Dear DarknessAntoinette Zwirchmayr / Austria / 2022 / 30 min / International Premiere

A graceful and theatrical work that brings three former friends back together after 20 years in a performative staging.

One of contemporary art cinema’s foremost aesthetes is back at the festival with a new work that lives up to all expectations. Antoinette Zwirchmayr’s graceful staging and dedication to analogue film is a signature that in ‘Dear Darkness’ establishes a closed, analytical universe around the story of three former friends who meet again after 20 years. A stylized performance and chamber play, reminiscent in intensity of Fassbinder’s melodramatic portraits of women, but rounded by a ceremonial sensibility unmistakably Zwirchmayr’s own. Here, the construction of a house of cards and the consumption of a decadent dinner of steamed buntings are rituals that confront the three women with the illusions of our personal narratives with a quiet brutality, even if everything on the surface seems to be under control.

EchodromGudrun Krebitz / Austria / 2022 / 17 min / World Premiere

A moving painting and a delirious stream of consciousness, painted in the darkest tones.

Gudrun Krebitz’s dark and romantic ‘Echodrom’ is a delirious mixed media work that the film frame can barely contain. Using the cinema screen as her canvas, Krebitz paints her film in pastose layers on a black background, while a sombre and polyphonic chorus of voices chant their somnambulistic messages bathed in reverb. The moon is the sun of the sleepless, and in its pale blue glow we are drawn deep into the film’s stream of consciousness, from which there are no emergency exits in sight. In a collage of hand-painted animations, 8mm film and an all-encompassing layer-on-layer soundtrack, ‘Echodrom’ is undoubtedly one of the most enigmatic and bewitching works at this year’s festival. A moving painting with a haunting power.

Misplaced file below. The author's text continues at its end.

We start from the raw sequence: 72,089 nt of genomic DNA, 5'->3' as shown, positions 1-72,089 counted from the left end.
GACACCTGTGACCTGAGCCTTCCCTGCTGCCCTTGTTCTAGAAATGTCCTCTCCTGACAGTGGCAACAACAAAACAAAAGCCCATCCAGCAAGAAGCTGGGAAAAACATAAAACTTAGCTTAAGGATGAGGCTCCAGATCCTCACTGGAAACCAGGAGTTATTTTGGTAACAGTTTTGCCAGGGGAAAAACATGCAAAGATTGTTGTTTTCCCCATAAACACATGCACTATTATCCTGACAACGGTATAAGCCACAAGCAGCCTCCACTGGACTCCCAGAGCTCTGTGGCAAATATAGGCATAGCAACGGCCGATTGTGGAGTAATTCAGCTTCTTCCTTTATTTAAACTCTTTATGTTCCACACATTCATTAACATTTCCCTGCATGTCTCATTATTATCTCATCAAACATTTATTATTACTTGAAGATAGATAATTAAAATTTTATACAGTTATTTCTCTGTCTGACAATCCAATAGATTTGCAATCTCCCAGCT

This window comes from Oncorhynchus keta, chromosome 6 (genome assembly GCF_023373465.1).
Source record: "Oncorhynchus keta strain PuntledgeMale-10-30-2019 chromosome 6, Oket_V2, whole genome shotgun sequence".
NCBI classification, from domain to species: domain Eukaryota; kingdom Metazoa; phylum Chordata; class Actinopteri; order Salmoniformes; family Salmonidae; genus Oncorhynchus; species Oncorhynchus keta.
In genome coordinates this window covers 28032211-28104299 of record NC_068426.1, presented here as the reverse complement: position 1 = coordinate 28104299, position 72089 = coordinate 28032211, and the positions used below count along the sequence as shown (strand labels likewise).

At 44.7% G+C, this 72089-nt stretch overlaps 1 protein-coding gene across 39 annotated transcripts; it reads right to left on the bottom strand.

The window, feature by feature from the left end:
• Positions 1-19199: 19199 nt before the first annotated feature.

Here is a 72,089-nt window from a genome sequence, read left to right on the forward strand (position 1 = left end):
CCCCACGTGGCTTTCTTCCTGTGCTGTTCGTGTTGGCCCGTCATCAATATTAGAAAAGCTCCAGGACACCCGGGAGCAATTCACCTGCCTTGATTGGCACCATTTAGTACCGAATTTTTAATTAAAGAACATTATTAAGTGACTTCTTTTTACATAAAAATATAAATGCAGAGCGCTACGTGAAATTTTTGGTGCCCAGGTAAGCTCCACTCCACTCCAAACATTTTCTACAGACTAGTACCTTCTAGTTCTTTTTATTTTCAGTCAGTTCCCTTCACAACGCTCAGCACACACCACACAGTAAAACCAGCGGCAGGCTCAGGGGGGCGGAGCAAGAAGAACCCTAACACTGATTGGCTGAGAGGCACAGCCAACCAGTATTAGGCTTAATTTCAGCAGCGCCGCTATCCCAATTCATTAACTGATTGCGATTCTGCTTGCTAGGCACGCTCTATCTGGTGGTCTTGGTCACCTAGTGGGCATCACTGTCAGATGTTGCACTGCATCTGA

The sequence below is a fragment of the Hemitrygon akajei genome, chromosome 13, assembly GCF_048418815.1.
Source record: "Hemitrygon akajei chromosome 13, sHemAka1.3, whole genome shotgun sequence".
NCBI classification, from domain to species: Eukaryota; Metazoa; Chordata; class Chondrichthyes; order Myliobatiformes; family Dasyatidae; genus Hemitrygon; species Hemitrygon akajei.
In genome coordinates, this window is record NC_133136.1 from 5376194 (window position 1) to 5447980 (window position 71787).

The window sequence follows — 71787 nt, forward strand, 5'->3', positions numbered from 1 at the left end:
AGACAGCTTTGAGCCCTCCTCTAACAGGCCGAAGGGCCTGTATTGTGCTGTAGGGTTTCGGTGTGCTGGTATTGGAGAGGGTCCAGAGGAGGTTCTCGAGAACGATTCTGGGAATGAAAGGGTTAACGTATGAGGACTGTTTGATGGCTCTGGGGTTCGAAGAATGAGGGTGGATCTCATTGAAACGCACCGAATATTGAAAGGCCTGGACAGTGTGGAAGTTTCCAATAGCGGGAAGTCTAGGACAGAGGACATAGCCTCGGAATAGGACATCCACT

We Knew How Beautiful They Were, These IslandsYounes Ben Slimane / Tunisia, France / 2022 / 21 min / World Premiere

A dark and enigmatic ritual in which a solitary figure moves through a desert burial ground. The objects left behind speak their own silent language.

A lone figure digs a grave in the dead of night. With no dialogue – and no sound other than the wind, the crackling of a fire and the scrape of a shovel against dry earth – we are confronted with a dark and mysterious, possibly cursed, universe where every object seems haunted by a meaning we barely sense, but which seem to confirm our anxieties. The head of an old doll, a comb, a lipstick. Relics whose silent language speaks of the end of their former owners. At sea, in the desert. Younes Ben Slimane’s disturbingly beautiful and melancholic imagery is bathed in darkness and in a golden chiaroscuro, lit only by the stars and the lone grave diggers’ headlamps.